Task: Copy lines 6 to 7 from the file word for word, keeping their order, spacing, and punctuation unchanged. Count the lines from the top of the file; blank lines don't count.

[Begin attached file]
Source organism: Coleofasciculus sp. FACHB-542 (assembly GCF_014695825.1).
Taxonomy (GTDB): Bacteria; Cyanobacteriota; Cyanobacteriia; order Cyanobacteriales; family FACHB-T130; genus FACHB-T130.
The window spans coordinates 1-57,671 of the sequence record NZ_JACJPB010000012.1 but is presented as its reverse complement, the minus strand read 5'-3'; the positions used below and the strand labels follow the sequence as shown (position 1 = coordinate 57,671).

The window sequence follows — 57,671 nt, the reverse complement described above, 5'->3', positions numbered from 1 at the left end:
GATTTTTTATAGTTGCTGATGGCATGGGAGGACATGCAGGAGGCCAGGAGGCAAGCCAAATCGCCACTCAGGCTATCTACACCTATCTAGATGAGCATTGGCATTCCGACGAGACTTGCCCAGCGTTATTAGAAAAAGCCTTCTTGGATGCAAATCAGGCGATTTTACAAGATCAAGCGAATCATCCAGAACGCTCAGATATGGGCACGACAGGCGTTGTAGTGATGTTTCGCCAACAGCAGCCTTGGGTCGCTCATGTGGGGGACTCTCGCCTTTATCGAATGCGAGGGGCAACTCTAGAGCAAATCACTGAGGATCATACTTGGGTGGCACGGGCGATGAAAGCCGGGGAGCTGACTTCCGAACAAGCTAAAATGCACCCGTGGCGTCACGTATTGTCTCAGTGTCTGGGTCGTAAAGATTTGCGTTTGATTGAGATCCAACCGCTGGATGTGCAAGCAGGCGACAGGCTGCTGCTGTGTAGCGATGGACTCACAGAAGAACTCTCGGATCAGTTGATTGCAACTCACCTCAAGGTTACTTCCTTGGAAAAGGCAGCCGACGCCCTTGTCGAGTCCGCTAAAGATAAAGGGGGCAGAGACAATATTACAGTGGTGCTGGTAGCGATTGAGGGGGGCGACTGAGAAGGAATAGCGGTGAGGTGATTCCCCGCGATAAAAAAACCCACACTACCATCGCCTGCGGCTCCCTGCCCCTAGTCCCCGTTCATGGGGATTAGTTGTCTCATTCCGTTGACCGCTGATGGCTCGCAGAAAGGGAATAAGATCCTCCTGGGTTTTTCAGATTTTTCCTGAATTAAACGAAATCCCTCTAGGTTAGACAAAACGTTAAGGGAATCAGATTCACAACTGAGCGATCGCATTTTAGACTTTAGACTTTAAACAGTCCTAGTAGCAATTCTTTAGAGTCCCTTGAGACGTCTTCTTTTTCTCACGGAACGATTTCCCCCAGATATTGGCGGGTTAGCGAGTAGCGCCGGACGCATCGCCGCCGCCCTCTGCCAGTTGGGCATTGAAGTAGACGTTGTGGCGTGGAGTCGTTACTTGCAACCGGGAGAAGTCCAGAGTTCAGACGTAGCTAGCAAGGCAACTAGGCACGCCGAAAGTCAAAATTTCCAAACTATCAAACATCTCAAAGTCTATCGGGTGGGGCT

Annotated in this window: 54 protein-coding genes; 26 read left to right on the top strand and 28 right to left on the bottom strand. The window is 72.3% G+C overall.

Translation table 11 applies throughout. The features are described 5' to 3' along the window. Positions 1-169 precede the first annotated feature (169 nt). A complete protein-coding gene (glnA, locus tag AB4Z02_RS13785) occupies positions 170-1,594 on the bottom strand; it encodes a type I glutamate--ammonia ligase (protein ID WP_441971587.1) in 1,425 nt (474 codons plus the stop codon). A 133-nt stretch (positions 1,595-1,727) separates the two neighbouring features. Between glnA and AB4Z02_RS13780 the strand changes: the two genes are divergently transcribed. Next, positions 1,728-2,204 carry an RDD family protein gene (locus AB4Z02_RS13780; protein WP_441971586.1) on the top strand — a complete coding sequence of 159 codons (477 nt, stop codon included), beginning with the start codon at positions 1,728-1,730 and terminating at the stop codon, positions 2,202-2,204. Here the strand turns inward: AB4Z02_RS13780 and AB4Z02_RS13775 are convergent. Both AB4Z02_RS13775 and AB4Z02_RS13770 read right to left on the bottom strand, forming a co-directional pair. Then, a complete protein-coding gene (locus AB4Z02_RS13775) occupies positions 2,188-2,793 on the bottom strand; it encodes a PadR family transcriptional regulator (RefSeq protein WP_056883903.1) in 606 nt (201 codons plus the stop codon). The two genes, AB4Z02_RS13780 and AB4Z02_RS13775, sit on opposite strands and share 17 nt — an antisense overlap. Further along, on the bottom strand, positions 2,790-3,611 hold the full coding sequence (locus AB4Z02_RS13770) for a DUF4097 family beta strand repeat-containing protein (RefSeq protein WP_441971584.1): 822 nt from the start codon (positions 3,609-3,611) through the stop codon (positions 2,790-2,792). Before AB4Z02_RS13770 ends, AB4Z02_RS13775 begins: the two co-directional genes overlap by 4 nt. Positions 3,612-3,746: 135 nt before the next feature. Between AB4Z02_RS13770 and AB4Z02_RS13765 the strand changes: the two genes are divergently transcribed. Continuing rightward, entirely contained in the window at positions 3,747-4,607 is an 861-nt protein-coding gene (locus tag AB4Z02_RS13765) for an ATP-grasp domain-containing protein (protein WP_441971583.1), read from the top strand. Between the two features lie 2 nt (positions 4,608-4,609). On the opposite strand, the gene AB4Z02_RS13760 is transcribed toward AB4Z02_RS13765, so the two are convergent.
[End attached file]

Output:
Annotated in this window: 54 protein-coding genes; 26 read left to right on the top strand and 28 right to left on the bottom strand. The window is 72.3% G+C overall.

Translation table 11 applies throughout. The features are described 5' to 3' along the window. Positions 1-169 precede the first annotated feature (169 nt). A complete protein-coding gene (glnA, locus tag AB4Z02_RS13785) occupies positions 170-1,594 on the bottom strand; it encodes a type I glutamate--ammonia ligase (protein ID WP_441971587.1) in 1,425 nt (474 codons plus the stop codon). A 133-nt stretch (positions 1,595-1,727) separates the two neighbouring features. Between glnA and AB4Z02_RS13780 the strand changes: the two genes are divergently transcribed. Next, positions 1,728-2,204 carry an RDD family protein gene (locus AB4Z02_RS13780; protein WP_441971586.1) on the top strand — a complete coding sequence of 159 codons (477 nt, stop codon included), beginning with the start codon at positions 1,728-1,730 and terminating at the stop codon, positions 2,202-2,204. Here the strand turns inward: AB4Z02_RS13780 and AB4Z02_RS13775 are convergent. Both AB4Z02_RS13775 and AB4Z02_RS13770 read right to left on the bottom strand, forming a co-directional pair. Then, a complete protein-coding gene (locus AB4Z02_RS13775) occupies positions 2,188-2,793 on the bottom strand; it encodes a PadR family transcriptional regulator (RefSeq protein WP_056883903.1) in 606 nt (201 codons plus the stop codon). The two genes, AB4Z02_RS13780 and AB4Z02_RS13775, sit on opposite strands and share 17 nt — an antisense overlap. Further along, on the bottom strand, positions 2,790-3,611 hold the full coding sequence (locus AB4Z02_RS13770) for a DUF4097 family beta strand repeat-containing protein (RefSeq protein WP_441971584.1): 822 nt from the start codon (positions 3,609-3,611) through the stop codon (positions 2,790-2,792). Before AB4Z02_RS13770 ends, AB4Z02_RS13775 begins: the two co-directional genes overlap by 4 nt. Positions 3,612-3,746: 135 nt before the next feature. Between AB4Z02_RS13770 and AB4Z02_RS13765 the strand changes: the two genes are divergently transcribed. Continuing rightward, entirely contained in the window at positions 3,747-4,607 is an 861-nt protein-coding gene (locus tag AB4Z02_RS13765) for an ATP-grasp domain-containing protein (protein WP_441971583.1), read from the top strand. Between the two features lie 2 nt (positions 4,608-4,609). On the opposite strand, the gene AB4Z02_RS13760 is transcribed toward AB4Z02_RS13765, so the two are convergent.